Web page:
Clifford Brooks’ Athena Departs: Gospel of a Man Apart is the latest work of a poet rising to deserved prominence.  Incorporating much of his earlier Exiles of Eden, it---as both works’ names suggest—addresses issues of belonging and separation, home and departure, in ways that are paradoxically rooted in place and at the same time universal.

First, rooted in place.  This is clearly a Southern poet’s work.  Explicitly so: One poem is titled “An Ode to Southern Sons,” and another, “Sex and Sweet Tea,” mentions the “soft red Southern sky.” The prose poem “The Last Wispy Gypsy” says “no one keeps watch on the dirt road leading back to pavement,” a line that will immediately resonate with anyone who’s actually spent time on a dirt road. 

More importantly, universal.  Brooks is not afraid to tap into myth---—again, as his title suggests.  Athena is present in many pieces concerning relationships, adored but soon to be abandoned.  But Odysseus is everywhere, visibly, as a man or not quite, as an impulse--the simple inability to stay put, regardless of consequence,  He appears explicitly in “A Noble Death”---“oh, to have my own Ithaca!”  And as noted earlier the eroticism of the relationship poems is tempered by a sense of imminent loss—hers, of him, to the road.  “Even if I told you/ how alone/ loving me leaves a lady/you’d stay,” he says in “Hypothetical Date with Calypso.”  The drive to aloneness is undisguised in “As My Mind Wanders”—“a better, solitary existence.”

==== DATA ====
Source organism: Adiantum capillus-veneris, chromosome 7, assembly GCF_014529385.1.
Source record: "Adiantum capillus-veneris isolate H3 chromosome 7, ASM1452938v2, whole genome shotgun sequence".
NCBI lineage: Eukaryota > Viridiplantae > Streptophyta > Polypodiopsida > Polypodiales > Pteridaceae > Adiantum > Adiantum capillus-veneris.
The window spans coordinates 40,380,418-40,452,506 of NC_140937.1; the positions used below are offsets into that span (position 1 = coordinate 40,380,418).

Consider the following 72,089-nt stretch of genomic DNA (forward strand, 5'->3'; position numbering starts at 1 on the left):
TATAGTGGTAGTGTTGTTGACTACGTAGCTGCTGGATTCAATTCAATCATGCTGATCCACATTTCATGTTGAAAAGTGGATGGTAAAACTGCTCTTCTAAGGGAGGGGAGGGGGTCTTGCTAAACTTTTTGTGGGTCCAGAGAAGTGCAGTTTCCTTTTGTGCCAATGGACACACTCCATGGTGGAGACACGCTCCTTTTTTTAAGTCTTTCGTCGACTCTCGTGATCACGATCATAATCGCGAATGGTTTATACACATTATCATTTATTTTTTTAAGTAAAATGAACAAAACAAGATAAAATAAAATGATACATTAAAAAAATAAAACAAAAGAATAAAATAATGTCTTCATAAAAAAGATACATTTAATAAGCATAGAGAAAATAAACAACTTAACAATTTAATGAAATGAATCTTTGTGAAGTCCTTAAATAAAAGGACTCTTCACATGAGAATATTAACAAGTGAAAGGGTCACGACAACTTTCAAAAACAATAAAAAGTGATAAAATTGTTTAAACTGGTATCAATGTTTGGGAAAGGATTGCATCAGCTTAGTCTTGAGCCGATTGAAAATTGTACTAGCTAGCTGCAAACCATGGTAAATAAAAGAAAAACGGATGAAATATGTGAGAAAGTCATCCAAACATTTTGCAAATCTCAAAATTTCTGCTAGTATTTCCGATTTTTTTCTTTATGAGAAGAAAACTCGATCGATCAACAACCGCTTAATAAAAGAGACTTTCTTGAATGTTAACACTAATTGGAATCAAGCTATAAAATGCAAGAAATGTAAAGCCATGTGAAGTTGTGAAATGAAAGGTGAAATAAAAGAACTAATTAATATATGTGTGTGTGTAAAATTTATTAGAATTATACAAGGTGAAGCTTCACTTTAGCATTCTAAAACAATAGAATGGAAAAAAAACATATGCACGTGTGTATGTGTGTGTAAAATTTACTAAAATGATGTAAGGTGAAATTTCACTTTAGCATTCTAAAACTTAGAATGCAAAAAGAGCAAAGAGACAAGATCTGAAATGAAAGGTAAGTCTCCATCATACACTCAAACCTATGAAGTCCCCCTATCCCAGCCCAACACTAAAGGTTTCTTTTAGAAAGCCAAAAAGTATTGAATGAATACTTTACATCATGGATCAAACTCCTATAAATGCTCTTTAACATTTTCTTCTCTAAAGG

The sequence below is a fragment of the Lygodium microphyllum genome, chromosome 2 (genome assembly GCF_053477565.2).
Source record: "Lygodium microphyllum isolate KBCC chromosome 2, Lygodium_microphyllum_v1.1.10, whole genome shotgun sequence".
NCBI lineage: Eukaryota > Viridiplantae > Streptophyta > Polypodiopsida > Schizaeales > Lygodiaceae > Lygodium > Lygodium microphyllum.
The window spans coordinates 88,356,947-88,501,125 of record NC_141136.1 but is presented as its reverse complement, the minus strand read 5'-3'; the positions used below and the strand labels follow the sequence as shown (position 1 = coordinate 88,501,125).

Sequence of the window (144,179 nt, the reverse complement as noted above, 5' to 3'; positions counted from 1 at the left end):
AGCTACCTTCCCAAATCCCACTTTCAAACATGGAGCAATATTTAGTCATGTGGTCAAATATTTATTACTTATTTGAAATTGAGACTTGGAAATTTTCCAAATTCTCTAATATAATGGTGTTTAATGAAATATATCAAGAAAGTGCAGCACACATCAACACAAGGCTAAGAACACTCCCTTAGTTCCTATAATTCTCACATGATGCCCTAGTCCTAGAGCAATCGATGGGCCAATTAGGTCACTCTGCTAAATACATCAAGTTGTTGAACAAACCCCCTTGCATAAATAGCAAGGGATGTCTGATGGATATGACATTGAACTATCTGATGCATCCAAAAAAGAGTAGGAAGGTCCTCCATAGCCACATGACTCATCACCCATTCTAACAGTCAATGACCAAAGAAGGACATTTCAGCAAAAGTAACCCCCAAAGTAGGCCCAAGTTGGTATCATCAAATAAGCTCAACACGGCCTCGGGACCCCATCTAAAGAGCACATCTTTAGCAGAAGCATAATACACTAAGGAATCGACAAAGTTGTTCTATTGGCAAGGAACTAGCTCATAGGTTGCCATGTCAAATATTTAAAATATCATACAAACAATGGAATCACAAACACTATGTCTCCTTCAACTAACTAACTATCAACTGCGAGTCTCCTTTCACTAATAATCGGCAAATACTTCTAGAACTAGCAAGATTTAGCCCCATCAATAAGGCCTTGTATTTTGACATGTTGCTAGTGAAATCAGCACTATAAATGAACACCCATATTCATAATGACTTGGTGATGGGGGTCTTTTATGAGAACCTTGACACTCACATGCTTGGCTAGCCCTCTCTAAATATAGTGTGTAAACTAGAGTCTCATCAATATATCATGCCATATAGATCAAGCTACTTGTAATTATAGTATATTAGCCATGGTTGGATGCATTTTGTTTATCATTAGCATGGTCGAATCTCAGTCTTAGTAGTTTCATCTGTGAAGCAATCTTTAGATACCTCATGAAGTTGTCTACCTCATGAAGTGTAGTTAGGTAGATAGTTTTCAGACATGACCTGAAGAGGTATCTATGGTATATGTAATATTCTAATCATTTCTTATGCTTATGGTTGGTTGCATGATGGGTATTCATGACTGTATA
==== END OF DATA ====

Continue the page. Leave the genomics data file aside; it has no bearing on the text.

But don’t think for a moment that this is a freeze-dried once-over of Ovid.  Brooks blows the doors off with “Orpheus and Eurydice,” a prose-poem account of the myth informed by the roadhouse.  “Hades had, and has, a gambler’s stare, and hears a hanged man’s last prayers. . . .The house always wins.”   “Eurydice smiled behind the veil that fit like tinfoil over cold rock.”

Brooks is not afraid of emotion, but his diction is consistently masculine and taut.  He is an old-school poet of the first order nevertheless part of his place and generation.  This is the right stuff, and not to be missed. 

Buy the book at Kudzu Leaf Press.  Brooks' exploits can be followed at the Southern Collective Experience.